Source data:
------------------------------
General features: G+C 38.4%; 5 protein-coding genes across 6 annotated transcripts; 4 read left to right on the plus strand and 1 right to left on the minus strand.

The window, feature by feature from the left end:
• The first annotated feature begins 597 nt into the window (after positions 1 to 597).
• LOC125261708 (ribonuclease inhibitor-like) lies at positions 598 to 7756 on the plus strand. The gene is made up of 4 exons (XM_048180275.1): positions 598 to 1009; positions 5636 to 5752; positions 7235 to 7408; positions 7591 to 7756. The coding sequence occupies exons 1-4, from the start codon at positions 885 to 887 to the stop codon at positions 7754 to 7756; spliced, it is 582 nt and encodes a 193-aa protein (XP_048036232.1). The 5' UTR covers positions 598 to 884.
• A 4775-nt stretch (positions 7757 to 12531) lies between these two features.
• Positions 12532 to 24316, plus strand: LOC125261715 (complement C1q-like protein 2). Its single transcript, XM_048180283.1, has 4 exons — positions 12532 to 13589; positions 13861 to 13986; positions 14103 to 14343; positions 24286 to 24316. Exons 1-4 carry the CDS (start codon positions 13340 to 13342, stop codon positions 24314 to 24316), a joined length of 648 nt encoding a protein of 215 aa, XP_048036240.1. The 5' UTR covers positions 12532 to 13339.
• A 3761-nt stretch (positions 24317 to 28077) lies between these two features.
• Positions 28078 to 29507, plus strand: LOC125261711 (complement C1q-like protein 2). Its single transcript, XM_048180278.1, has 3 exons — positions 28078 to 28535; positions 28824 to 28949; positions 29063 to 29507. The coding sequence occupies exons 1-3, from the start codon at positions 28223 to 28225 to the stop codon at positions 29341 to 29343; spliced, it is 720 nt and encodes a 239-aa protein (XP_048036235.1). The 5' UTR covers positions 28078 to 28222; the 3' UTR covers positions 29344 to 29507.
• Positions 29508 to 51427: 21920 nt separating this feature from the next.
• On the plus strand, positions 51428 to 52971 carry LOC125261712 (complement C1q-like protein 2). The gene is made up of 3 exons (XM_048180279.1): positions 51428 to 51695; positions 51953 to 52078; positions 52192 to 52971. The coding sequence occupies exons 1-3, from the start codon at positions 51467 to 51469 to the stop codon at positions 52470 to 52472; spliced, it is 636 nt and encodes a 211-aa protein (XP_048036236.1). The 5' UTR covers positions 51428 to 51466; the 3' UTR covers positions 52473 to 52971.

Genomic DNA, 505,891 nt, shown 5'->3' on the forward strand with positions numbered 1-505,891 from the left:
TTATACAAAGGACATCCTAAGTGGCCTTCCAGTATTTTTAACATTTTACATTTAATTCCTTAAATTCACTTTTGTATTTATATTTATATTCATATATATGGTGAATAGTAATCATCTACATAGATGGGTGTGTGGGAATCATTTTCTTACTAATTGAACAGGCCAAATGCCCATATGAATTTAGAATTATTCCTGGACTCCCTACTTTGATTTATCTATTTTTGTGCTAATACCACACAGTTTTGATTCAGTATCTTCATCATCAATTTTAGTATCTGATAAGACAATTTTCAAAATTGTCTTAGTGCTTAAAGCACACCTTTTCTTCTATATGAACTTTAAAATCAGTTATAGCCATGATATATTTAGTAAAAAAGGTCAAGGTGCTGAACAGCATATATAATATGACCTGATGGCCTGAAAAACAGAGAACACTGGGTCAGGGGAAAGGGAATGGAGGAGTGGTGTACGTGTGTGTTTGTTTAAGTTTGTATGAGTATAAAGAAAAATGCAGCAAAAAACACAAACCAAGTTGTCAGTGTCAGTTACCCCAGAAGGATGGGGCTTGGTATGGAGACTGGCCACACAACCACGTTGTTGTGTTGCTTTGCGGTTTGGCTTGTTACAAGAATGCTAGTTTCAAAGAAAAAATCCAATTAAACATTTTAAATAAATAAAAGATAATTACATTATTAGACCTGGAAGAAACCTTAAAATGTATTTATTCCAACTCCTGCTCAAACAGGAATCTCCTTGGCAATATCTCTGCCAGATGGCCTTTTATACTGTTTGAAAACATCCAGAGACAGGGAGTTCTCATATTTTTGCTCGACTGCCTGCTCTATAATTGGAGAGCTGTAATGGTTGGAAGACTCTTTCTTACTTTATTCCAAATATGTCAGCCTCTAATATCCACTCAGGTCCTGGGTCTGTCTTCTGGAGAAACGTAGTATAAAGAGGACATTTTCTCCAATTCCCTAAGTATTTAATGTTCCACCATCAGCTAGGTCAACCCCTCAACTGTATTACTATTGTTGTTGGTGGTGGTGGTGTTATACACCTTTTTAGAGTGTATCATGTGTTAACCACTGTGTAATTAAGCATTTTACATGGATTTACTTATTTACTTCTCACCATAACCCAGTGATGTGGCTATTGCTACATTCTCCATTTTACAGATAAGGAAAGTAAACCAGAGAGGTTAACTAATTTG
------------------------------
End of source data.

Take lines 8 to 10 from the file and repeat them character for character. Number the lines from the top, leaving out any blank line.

• Positions 28078 to 29507, plus strand: LOC125261711 (complement C1q-like protein 2). Its single transcript, XM_048180278.1, has 3 exons — positions 28078 to 28535; positions 28824 to 28949; positions 29063 to 29507. The coding sequence occupies exons 1-3, from the start codon at positions 28223 to 28225 to the stop codon at positions 29341 to 29343; spliced, it is 720 nt and encodes a 239-aa protein (XP_048036235.1). The 5' UTR covers positions 28078 to 28222; the 3' UTR covers positions 29344 to 29507.
• Positions 29508 to 51427: 21920 nt separating this feature from the next.
• On the plus strand, positions 51428 to 52971 carry LOC125261712 (complement C1q-like protein 2). The gene is made up of 3 exons (XM_048180279.1): positions 51428 to 51695; positions 51953 to 52078; positions 52192 to 52971. The coding sequence occupies exons 1-3, from the start codon at positions 51467 to 51469 to the stop codon at positions 52470 to 52472; spliced, it is 636 nt and encodes a 211-aa protein (XP_048036236.1). The 5' UTR covers positions 51428 to 51466; the 3' UTR covers positions 52473 to 52971.